As you process these trends, remember that:
- There is no such thing as a dated colour if you wear it with panache. Your colours are always in style.
- It can take years for runway trends to have an impact on retail, which means that fashion does not change overnight.
- Some trends do not make an impact on retail at all, or stay fringe at best.
- Mainstream trends last between 5 and 15 years. Some longer. Some vibes never go out of style, but a current version of the look in current and technologically advanced fabric is important. Vintage items can work when they’re combined with a good dose of Modern.
- Consumers keep trends alive, not designers and fashion houses. Retailers will continue to stock a trend if they know they can sell it. For example, designers might want to call it quits on Athleisure, but the look makes a fortune for retailers who are in business to make a profit. They won’t stop supplying a trend if you keep on buying it. Athleisure is a very popular way of dressing casually in America and Canada, and it will not disappear from retail.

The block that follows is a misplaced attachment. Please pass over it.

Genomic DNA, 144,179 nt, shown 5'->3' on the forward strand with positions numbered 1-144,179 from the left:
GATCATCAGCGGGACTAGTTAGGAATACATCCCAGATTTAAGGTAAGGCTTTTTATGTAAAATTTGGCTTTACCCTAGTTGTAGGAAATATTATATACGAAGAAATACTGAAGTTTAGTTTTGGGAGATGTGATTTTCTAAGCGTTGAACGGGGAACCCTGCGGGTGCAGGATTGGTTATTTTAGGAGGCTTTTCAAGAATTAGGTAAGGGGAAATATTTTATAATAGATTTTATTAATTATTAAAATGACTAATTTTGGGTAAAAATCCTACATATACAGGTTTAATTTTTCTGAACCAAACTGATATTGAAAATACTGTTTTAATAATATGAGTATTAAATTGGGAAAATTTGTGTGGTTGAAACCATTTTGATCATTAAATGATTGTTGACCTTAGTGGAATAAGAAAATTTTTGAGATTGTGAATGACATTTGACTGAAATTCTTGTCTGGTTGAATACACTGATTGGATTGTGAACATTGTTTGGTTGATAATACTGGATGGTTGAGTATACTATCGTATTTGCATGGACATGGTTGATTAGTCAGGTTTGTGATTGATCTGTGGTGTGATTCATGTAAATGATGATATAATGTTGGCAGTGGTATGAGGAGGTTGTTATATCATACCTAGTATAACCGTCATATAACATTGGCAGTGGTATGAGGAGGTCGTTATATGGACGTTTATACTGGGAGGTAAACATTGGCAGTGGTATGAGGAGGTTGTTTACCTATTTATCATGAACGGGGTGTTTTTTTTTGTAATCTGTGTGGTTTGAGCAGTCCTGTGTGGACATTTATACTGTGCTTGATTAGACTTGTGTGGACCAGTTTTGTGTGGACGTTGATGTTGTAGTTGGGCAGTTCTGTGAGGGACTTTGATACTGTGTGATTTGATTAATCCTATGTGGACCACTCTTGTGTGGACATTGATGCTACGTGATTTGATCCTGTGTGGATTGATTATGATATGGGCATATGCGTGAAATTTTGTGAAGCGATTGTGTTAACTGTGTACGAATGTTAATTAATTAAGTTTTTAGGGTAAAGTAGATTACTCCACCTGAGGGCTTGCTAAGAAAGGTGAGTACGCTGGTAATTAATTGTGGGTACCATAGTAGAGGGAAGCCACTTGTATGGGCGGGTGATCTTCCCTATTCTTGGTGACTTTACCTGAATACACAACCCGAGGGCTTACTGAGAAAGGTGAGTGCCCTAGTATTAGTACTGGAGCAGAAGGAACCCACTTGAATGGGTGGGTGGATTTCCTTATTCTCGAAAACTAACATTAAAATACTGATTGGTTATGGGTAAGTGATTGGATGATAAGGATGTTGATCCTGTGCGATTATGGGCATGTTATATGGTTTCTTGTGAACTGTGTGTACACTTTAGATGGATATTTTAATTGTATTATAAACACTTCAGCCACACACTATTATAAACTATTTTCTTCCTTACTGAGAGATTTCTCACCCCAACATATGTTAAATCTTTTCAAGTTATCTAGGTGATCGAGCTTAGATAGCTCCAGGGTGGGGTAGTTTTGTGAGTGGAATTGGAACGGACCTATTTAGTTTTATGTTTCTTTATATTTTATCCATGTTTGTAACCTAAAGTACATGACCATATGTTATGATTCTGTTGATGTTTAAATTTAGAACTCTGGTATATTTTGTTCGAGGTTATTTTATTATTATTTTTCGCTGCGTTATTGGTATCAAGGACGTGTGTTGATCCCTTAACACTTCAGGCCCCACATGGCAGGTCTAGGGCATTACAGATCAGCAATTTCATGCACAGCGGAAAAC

I like all of these trends. If not for me, then for someone else. For me personally, I’m excited about individualism, maximalism, structured outfits, ‘80s fashion, earth tones, brown, full-length pants, Winter florals, shocking pink, midis, high rises, tartans, low heels, flats, western boots and animal print. I’m intrigued by statement socks, but unsure how to incorporate them in a dressier and less quirky way. My thinking cap is on.
Filter through the trends. Keep the ones that tickle your fancy on your radar and leave the rest. Don’t stop rocking your signature looks, but DO try something new. The “personal” in personal style means styling the trends your way, which is the best part in all of this. I hope you feel refreshed and empowered as the new season unfolds.